Last week, Maersk, the world’s largest container shipping business, was in the market looking to raise €500mn through 10-year green bonds. If the pandemic has been kind to anyone financially, container shipping businesses are definitely somewhere on the top, if not at the top of that list. It made over €8bn in EBITDA in 2020, an exceptional c. 46% growth over 2019. But that $8bn looks paltry now, as management guides for $22-23bn in EBITDA for 2021! With cash on balance sheet of over $11bn, did it really need to come to the debt markets for a relatively small €500mn? Definitely not.
This is being viewed as a strategic move. The global shipping industry accounts for c.2.2% of GHG emissions. The International Maritime Organisation (IMO) targets halving the annual GHG emissions by 2050 from a 2008 baseline and currently is mulling on regulations that should go effective from 2023, to pave the way towards that ambitious goal of decarbonising shipping.
The proceeds of this issuance will fund Maersk’s first methanol-fueled ship, which is set to be delivered in mid-2023 and 8 more such ships that will be delivered starting in 2024. Methanol-fuelled ships will be key drivers of C02 emission reduction in Maersk’s ambitious goal of becoming carbon neutral by 2050.
With solid Investment Grade ratings and its exceptional performance, debt investors have been more than willing to lend money to Maersk. Unsurprisingly, the placement was well received, with a 7.5x oversubscription at a $3.7bn order book. The bonds now carry a coupon of 0.75%: Maersk’s lowest rate on record!
On the other end of the spectrum is a European High Yield issuer: Hurtigruten, a leading Norwegian cruise operator. It was in the market to raise about NOK (Norwegian Krona) 500-750mn (c. $56mn to $84mn) through a 3-year green bond, with proceeds intended to fund the conversion of 3 of its cruise ships to hybrid-battery power, a transformation that should reduce Co2 emission by 20-25%. The pandemic has been brutal to Hurtigruten’s operations. An optimistic re-opening last year in August was quickly shut down by a CV-19 case outbreak on one of its ships. Since July this year operations have been slowly ramping up, but recovery to pre-pandemic levels is a long way and is still subject to significant uncertainty. Cruise ships are notoriously pollutive and the industry isn’t really a poster child for green initiatives. However, Hurtigruten’s credentials within that space are remarkable. It ordered the world’s first hybrid battery-powered cruise ship back in 2016 and banned the use of heavy fuel oils on its ships in 2009, 10 years before it was mandatory to do so as per regulations. Sustainalytics, one of the leading ESG research providers, categories Hurtigruten as “low risk”, due to its strong green credentials that are ahead of the industry and remains the only cruise line in that risk bucket, with all other major cruise companies slotted in higher risk brackets. Hoping to capitalize on its green credentials, the NOK issuance was a test of its debut green financing strategy. However, after initial discussions with investors, the company announced that it cancelled the fundraising, citing “unsatisfactory” market conditions.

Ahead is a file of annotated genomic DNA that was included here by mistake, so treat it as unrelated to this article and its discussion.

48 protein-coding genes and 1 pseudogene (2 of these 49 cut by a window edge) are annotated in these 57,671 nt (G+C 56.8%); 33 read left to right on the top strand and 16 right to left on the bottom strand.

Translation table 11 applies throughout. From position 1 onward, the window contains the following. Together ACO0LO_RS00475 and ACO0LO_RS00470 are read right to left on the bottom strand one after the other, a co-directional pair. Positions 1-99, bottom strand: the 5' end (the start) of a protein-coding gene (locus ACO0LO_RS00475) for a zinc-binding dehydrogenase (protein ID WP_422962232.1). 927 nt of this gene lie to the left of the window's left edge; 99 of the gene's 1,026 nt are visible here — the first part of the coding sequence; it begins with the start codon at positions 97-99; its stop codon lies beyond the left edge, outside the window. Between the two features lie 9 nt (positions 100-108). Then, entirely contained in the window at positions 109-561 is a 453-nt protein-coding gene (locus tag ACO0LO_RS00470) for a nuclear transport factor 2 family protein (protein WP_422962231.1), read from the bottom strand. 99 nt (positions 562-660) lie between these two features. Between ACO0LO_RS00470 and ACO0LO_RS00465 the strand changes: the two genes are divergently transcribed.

In Hurtigruten’s case, debt investors wanted a premium for the relatively illiquid nature of the debt (small size: max. $84mn and denominated in Norwegian Krona (NOK). This coupled with its weak financial position that is expected to recover going forward but clearly is not without its risks and the unsecured nature of the debt in the capital structure makes Hurtigruten a risky lending proposition at the moment. Moody’s rates the business at Caa1, clearly encapsulating this risky profile. The coupon discount that management expected for the green credentials vs. the premium lenders expected for the aforementioned valid risks clearly didn’t gel well.
For context, Hurtigruten’s €300mn Sr. Secured 3.5% 2024’s that are currently trading at 96ish levels yield 500bps in ZSpread terms. These ofcourse are secured by a strong collateral package of 2 vessels purchased in 2019 whose valuation pre-pandemic was at a handsome €450mn level, which even after a substantial discount would result in near par to par recovery. Hurtigruten’s PE owners TDR Capital injected €75mn through a deeply subordinated loan which lie at the bottom of the current capital structure and mature only after all the debt senior to it, thus protecting debtholders. They opted for a 15% interest on these loans although structured as PIK (payment in kind) notes, thus ensuring no near term cash outflow on a vulnerable business. The Green Bonds would be unsecured and clearly given the risks coupled with an illiquidity premium would have resulted in coupon expectations of above 5% (Secured bonds yield) for sure, but substantially below the 15% PIK notes range.
Clearly, Green credentials on their own just don’t cut it, they will always be judged in tandem with the overall financial profile of a business.